But for all of the sharing, the talk seemed just shy of breaking into a serious reveal of who Spike Lee is and what motivates him. Perhaps it was because of the fact that of the 3000 anticipated to attend the event by the Press & Sun newspaper, the turnout was maybe 1/10 that amount. Perhaps it was the cold winter weather, which could have sapped some of his vigor for the evening. Or it may have been that even though Mr. Lee started the night by explaining that he is likely most known for controversial and race related films yet he has done some 30 films to date – covering topics as diverse as heist films (Inside Man), to Crime Thriller (son of Sam), to a remake of the South Korean cult film Oldboy. Still, with that said Mr. Lee spent the better part of the night speaking about race, connecting it to almost ever part of what he had to say and most answers to questions he gave. There was a fair portion of Mr. Lee’s political views as well. Again, even with these topics, it seemed that nothing beyond the surface was really scratched.
I would love to tell you about the motivations Mr. Lee has had for various films he has made, but he never shared that. He did state that he felt that there needs to be more imagery on people of color and women, in movies and television, and that he felt part of his purpose was to tell truthful stories of and with these people. But how that feeling lead to She’s Gotta Have It, or School Daze, or even Malcolm X I don’t know.
I know that Mr. Lee believes that there are a host of talented directors, actors, and actresses of color out there. He believes that Hollywood and television need to broaden the chances for these actors to show the talent and skill they possess. Mr. Lee shared a litany of actors and actresses whose first film role was in one of his films – something he has tried to do in every film he has made.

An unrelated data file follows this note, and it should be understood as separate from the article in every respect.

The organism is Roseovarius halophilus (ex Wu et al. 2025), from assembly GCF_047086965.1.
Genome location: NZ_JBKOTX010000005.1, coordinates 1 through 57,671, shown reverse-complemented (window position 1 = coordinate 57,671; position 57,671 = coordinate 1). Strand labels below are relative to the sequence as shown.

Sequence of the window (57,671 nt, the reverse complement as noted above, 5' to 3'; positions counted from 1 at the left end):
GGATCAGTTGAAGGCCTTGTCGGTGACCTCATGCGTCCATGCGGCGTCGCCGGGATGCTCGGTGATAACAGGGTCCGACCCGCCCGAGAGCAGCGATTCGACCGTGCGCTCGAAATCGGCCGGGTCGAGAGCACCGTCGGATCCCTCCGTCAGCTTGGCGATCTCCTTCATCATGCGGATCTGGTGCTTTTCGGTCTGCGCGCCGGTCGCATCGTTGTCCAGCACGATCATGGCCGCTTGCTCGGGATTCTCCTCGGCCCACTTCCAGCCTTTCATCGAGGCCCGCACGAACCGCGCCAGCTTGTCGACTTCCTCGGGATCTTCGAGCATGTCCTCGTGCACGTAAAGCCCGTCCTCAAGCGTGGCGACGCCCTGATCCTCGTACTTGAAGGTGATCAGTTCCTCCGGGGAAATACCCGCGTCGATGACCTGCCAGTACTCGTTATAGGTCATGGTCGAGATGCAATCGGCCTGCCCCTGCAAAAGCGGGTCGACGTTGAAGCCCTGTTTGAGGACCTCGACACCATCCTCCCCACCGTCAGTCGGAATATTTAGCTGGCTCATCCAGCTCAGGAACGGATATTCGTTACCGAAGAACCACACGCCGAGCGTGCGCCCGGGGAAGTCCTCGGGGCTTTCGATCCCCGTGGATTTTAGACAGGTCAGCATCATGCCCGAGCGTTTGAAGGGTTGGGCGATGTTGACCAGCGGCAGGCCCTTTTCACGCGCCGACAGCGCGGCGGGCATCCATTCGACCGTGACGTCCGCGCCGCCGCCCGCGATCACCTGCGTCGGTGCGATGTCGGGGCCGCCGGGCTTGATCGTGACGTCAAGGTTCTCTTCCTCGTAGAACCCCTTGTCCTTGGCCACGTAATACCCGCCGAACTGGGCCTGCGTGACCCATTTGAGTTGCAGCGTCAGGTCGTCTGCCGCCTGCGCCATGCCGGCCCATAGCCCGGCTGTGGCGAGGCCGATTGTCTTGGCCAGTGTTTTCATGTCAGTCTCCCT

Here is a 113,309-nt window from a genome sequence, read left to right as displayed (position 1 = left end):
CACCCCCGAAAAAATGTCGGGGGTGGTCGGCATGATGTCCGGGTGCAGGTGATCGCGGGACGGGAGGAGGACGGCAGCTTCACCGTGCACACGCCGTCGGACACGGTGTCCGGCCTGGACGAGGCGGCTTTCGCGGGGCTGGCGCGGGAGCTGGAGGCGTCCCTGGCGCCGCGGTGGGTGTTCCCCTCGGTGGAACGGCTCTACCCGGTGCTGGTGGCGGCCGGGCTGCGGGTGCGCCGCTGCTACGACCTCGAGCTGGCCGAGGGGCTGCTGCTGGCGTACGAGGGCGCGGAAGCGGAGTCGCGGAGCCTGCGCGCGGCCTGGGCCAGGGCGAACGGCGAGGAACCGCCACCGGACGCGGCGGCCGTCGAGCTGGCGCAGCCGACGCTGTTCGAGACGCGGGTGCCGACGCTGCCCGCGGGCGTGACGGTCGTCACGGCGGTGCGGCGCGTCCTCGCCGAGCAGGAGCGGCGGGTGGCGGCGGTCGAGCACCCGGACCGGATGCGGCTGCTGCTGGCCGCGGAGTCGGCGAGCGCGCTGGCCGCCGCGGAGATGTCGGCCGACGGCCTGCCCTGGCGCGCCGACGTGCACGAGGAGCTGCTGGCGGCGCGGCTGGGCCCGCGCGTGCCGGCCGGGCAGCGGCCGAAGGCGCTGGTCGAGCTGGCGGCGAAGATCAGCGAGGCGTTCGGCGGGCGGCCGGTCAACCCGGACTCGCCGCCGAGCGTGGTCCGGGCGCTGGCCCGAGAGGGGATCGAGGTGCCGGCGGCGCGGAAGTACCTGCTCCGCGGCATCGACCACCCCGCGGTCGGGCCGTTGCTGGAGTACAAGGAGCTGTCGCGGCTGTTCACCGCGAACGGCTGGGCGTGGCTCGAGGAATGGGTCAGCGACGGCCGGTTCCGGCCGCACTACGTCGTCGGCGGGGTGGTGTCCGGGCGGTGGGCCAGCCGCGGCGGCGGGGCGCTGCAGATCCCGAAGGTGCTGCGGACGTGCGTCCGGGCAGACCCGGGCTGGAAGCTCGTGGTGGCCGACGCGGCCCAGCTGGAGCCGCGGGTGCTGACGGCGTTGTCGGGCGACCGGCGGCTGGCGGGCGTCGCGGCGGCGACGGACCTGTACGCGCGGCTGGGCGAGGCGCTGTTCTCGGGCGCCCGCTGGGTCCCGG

I now also know that Mr. Lee believes in hard work as being critical for success. He explained how he sees, to an extent, that the youth of today are too used to instant gratification. That success must be striven for and earned if it is to occur at all – no matter the color of skin of the individual.
I wish I could say that I know far more about Mr. Lee, but I can’t. I wish I knew more about the television show Mr. Lee is trying to get launched but he didn’t explain anything about it. I wish I knew more about how he raised money for his first film, or how that was different than his experience funding a film with Kickstarter, but he never delved into that. I personally wanted to ask about if there was any film that he could make, on any topic, without question on getting funding, what would that film be about and why? But Mr. Lee seemed content in taking questions primarily from the reserved seats in the audience, skimming over answers to the questions given to him, and touching on his personal political views (which I certainly would have loved to hear far less about).
In the end, Mr. Lee spent some 65 minutes out of an expected 120 minutes with the people and students of Binghamton. Mr. Lee noted that it was late and he had a long drive to make in the cold – something that may be true of any number of the members of the audience above the average age of a BU student. Then I remembered that Empire was on tonight, and Mr. Lee stated he was a fan of the show. Too bad I was a fan of many of his films, and not of his politics or most of his views on race in America.
I would like to say that anyone who missed the Spike Lee event at Binghamton University tonight missed something special, but I cannot. Maybe there was a personal or family issue that had him distracted. Maybe he expected a larger audience like those he has had at colleges he has spoken at since 1988. It could have just been an off night, we are all just human. But I can only comment on the brief time I shared with Spike Lee. Hopefully, one day I may get an answer to the questions that were left half answered or unsaid, but in Binghamton, NY tonight was not that day.
By Michael Vass | February 17, 2015
President Obama recently released a series of “selfie” photos to promote his vision of health care (commonly known as Obamacare). These images, criticized by some for being a degradation of the office of the President, brought up a thought few have touched on over the years. What are we telling the minority youth of America?